Knowledge and Practice for Prevention of Hepatitis B among Practicing Midwives in University of Calabar Teaching Hospital, Calabar Nigeria

Monday, 9 November 2015

Regina E. Ella, PhD, MEd, BSc, RN, RM, FWACN
Faculty of Administration Management and Education (FAME), West African College of Nursing, Calan, Nigeria

BACKGROUND: Globally it is estimated that about 400 million individuals are chronic carriers of hepatitis B virus ( HBV) and that more than a million people die annually from  HBV related causes. Hepatitis B Virus (HBV) is the blood-borne communicable disease and   the ninth leading cause of death worldwide. Though, a major public health issue world­ wide, the prevalence is higher in the developing countries than the developed. There is an average carrier rate of 10 - 20% in sub-Saharan African general   population and 9 to 39% in Nigeria.   The high carrier rate and hepatitis B being an endemic disease in Nigeria reveal the associated risk of infection among nurses and midwives who have frequent contact with infected blood through invasive procedures. The most frequent route of transmitting Hepatitis B Virus is through needle stick injury.   HBV is a hospital acquired infection which could be transmitted from an infected health-care provider to patients or vice visa which calls for precautionary measures to be put in place to reduce the mortality associated with this disease. However, if the midwife is infected it becomes more precarious because  the life  of the mother and the baby that she come in contact with on a daily basis stands the risk  in this one infection. This study, therefore, assesses midwives knowledge and practice towards the prevention and control of Hepatitis B infection   in University of Calabar Teaching Hospital, Calabar Nigeria.


A descriptive research design was utilized to obtain information on midwives’ knowledge and practice for prevention of Hepatitis B. Purposive sampling technique guided the recruitment of 120 practicing midwives who work in labor, ante-natal, post-natal and gynecology wards of the University of Calabar Teaching Hospital from July to November 2013. A self-structured questionnaire with content validity index of 0.79 and a test-retest reliability coefficient of 0.81 was used to elicit information from respondents.      Data was analyzed using simple proportion and parametric test-chi-square (X2) at p<0.05.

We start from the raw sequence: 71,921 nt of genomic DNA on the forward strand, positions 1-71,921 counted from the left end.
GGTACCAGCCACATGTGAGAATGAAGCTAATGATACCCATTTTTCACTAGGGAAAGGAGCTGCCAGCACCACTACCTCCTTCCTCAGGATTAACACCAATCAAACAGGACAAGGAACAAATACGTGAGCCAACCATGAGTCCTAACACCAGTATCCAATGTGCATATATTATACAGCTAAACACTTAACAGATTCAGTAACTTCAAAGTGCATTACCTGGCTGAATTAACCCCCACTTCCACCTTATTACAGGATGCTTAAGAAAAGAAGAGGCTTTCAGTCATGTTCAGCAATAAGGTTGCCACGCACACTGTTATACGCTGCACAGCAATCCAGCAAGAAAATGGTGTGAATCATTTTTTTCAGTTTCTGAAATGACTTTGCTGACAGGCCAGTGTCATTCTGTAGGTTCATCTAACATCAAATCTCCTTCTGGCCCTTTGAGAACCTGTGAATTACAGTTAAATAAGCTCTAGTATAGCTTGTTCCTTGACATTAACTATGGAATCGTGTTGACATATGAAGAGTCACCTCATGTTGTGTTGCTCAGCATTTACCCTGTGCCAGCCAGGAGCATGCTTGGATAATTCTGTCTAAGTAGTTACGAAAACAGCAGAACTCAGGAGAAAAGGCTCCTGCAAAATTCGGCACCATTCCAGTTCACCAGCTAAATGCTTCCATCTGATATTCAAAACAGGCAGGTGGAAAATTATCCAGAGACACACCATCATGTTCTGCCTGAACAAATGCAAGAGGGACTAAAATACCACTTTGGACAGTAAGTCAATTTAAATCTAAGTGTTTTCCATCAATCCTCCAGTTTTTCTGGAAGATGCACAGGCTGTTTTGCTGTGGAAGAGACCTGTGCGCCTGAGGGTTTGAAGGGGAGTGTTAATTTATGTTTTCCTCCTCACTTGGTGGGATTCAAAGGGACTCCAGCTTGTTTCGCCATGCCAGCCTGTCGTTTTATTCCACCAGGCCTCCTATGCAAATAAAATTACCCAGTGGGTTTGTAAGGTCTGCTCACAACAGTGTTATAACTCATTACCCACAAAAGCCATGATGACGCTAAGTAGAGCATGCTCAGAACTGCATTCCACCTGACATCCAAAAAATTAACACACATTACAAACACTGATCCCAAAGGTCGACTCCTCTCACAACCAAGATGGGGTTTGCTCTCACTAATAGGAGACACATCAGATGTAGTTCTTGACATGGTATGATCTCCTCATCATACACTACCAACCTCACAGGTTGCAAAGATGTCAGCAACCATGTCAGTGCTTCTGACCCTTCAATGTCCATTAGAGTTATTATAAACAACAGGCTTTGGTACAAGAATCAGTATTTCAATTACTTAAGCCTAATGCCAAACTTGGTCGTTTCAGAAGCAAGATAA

The result showed that majority of the respondents 58 (48.4%) were between age 25 and 34 years; majority of these respondents 83 (69.2%) had worked between 10 and 20 years and were mostly diploma holders 96 (80%). The results also revealed that 78 (65%) respondents had good knowledge of hepatitis B virus, and 83 (69.2%) respondents practiced universal precautions while 37 (30.8%) did not. Majority of the respondents 117 (95.5%) had never contracted hepatitis B infection, while 3 (2.5%) had been infected with hepatitis through practice. Most of the respondents 96 (63.3%) had received hepatitis B vaccine while a high minority 44 (36.7%) had not. Further results highlighted a statistically significant relationship between knowledge regarding prevention of hepatitis B infection and practice of universal precaution to protect against hepatitis B among practicing midwives in UCTH (cal  X2 = 15.6; p < 0.05)

This result finding is encouraging considering the fact that knowledge is usually the first step towards the modification of desirable behavior.  However despite the respondents high knowledge of the infection and practice of universal precautions, about 22% had poor knowledge of infection while 37% did not practice universal precaution. This gap calls for concern seeing that the only way to prevention of hepatitis B infection among practicing midwives is through effective vaccination and adherence to universal precautions which often times cannot be guaranteed.


The result of the study affirms a significant relationship between knowledge and practice of universal precaution. It was therefore concluded that deliberate progrmmaes of  continuing education and training  be designed  for the target population and other health care workes in general, and vaccines be continoulsly provided  to enhance compliance to universal precautions  and to prevent Hepatitis B in the clinical areas 


Prevention, Hepatitis B, Midwives